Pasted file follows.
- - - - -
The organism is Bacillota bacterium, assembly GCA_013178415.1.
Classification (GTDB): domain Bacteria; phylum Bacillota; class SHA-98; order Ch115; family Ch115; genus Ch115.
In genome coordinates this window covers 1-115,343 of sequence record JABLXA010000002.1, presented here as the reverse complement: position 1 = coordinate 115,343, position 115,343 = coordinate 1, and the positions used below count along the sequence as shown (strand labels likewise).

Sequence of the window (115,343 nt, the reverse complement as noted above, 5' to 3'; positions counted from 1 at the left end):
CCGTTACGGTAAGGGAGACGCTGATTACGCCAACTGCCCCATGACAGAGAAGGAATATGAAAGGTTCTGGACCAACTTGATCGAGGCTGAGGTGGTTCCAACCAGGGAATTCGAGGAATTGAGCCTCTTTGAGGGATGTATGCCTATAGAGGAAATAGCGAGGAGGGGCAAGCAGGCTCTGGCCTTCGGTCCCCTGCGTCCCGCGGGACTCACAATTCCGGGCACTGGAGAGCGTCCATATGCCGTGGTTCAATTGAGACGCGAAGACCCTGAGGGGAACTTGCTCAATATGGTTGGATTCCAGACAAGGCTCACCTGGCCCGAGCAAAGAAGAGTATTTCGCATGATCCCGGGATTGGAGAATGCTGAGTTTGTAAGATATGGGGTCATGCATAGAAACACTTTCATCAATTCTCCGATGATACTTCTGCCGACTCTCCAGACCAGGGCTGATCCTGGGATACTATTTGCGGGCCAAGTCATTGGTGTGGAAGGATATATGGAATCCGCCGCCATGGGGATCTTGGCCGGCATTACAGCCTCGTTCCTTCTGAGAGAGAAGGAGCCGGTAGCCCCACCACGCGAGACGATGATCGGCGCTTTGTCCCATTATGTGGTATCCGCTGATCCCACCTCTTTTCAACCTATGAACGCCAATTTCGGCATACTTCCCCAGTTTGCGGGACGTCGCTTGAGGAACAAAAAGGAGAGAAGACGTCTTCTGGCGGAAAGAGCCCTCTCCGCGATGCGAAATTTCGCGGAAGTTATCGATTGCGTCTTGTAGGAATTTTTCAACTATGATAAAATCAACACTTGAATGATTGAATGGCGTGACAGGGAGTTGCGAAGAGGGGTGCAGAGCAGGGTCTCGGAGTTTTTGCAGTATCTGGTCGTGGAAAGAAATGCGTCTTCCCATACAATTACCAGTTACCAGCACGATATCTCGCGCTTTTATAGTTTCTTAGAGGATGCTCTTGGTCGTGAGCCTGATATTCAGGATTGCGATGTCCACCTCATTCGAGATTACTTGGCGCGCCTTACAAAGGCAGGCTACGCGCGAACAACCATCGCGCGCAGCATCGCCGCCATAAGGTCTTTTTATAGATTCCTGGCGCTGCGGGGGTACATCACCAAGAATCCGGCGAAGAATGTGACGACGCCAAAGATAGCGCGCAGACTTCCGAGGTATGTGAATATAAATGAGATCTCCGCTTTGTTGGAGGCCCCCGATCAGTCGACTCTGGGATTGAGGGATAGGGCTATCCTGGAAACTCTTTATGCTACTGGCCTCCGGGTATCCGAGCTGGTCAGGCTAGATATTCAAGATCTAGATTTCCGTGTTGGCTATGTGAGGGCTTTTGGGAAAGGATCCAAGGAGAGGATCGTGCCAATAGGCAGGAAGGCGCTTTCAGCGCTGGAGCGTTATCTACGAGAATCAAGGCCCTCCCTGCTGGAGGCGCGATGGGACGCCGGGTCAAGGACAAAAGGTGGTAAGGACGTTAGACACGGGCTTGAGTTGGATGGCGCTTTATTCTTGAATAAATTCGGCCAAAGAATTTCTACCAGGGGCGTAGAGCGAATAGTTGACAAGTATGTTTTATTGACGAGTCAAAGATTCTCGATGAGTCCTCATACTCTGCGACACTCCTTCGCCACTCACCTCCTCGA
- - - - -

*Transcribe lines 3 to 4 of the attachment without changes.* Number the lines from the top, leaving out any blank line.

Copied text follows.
In genome coordinates this window covers 1-115,343 of sequence record JABLXA010000002.1, presented here as the reverse complement: position 1 = coordinate 115,343, position 115,343 = coordinate 1, and the positions used below count along the sequence as shown (strand labels likewise).

Sequence of the window (115,343 nt, the reverse complement as noted above, 5' to 3'; positions counted from 1 at the left end):